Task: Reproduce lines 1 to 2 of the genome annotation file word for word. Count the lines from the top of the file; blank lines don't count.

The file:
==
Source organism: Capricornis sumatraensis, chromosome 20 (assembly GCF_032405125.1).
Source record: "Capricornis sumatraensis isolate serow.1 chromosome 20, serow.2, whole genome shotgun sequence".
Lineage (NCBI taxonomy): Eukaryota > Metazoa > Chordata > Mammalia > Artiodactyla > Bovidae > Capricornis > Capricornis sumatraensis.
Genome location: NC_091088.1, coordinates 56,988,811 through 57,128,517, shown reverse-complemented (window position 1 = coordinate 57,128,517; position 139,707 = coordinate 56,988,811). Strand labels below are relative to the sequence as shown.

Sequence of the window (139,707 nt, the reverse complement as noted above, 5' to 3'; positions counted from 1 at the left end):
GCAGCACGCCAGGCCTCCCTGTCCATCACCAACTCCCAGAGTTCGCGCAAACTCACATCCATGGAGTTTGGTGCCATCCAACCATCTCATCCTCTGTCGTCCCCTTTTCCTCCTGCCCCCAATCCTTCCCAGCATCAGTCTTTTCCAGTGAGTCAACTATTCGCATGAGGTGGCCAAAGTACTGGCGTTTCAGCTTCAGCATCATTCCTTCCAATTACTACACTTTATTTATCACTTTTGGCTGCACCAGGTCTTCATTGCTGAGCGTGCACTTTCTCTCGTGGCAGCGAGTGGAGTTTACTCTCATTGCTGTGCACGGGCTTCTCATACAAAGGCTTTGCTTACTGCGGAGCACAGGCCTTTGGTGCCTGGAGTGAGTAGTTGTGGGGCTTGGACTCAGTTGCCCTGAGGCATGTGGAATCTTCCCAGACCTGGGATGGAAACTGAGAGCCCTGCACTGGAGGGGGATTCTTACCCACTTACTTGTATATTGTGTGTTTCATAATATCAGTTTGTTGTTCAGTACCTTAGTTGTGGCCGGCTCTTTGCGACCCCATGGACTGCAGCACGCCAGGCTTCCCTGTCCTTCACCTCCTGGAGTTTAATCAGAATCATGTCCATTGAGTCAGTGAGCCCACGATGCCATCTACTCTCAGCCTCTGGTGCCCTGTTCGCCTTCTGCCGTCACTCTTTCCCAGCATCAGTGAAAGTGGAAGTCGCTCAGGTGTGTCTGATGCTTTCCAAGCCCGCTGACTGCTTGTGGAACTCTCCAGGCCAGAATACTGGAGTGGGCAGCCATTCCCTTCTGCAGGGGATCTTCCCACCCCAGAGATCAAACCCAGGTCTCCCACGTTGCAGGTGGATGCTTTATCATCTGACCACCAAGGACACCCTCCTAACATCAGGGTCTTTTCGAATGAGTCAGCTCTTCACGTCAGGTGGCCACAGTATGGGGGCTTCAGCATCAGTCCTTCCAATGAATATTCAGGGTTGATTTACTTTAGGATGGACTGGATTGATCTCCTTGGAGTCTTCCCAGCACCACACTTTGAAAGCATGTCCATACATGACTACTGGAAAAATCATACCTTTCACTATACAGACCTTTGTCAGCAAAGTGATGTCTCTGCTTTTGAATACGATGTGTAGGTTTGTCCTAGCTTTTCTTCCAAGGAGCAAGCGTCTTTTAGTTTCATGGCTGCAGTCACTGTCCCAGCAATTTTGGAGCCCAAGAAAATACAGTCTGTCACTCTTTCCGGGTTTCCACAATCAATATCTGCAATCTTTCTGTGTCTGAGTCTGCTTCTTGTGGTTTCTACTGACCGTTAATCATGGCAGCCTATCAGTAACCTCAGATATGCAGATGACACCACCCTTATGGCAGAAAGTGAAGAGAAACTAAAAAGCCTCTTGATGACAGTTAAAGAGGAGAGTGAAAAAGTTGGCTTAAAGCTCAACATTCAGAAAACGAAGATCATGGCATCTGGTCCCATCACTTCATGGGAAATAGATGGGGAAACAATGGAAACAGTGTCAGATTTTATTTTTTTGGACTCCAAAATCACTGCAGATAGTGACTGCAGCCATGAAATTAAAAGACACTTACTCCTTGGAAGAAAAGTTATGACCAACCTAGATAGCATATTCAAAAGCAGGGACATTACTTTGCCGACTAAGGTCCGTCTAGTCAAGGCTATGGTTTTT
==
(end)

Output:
Source organism: Capricornis sumatraensis, chromosome 20 (assembly GCF_032405125.1).
Source record: "Capricornis sumatraensis isolate serow.1 chromosome 20, serow.2, whole genome shotgun sequence".